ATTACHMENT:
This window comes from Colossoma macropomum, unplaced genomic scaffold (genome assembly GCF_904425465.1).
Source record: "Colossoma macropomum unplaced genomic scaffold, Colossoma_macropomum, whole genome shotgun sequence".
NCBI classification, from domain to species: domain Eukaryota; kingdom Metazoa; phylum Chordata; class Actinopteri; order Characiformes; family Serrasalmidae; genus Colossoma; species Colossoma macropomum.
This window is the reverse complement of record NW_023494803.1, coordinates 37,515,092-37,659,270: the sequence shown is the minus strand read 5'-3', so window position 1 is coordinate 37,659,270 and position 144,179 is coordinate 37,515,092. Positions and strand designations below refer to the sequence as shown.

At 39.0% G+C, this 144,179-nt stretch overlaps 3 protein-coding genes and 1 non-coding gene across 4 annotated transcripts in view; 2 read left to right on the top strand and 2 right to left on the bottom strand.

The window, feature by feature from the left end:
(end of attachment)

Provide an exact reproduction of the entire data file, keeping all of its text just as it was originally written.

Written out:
This window comes from Colossoma macropomum, unplaced genomic scaffold (genome assembly GCF_904425465.1).
Source record: "Colossoma macropomum unplaced genomic scaffold, Colossoma_macropomum, whole genome shotgun sequence".
NCBI classification, from domain to species: domain Eukaryota; kingdom Metazoa; phylum Chordata; class Actinopteri; order Characiformes; family Serrasalmidae; genus Colossoma; species Colossoma macropomum.
This window is the reverse complement of record NW_023494803.1, coordinates 37,515,092-37,659,270: the sequence shown is the minus strand read 5'-3', so window position 1 is coordinate 37,659,270 and position 144,179 is coordinate 37,515,092. Positions and strand designations below refer to the sequence as shown.

At 39.0% G+C, this 144,179-nt stretch overlaps 3 protein-coding genes and 1 non-coding gene across 4 annotated transcripts in view; 2 read left to right on the top strand and 2 right to left on the bottom strand.

The window, feature by feature from the left end: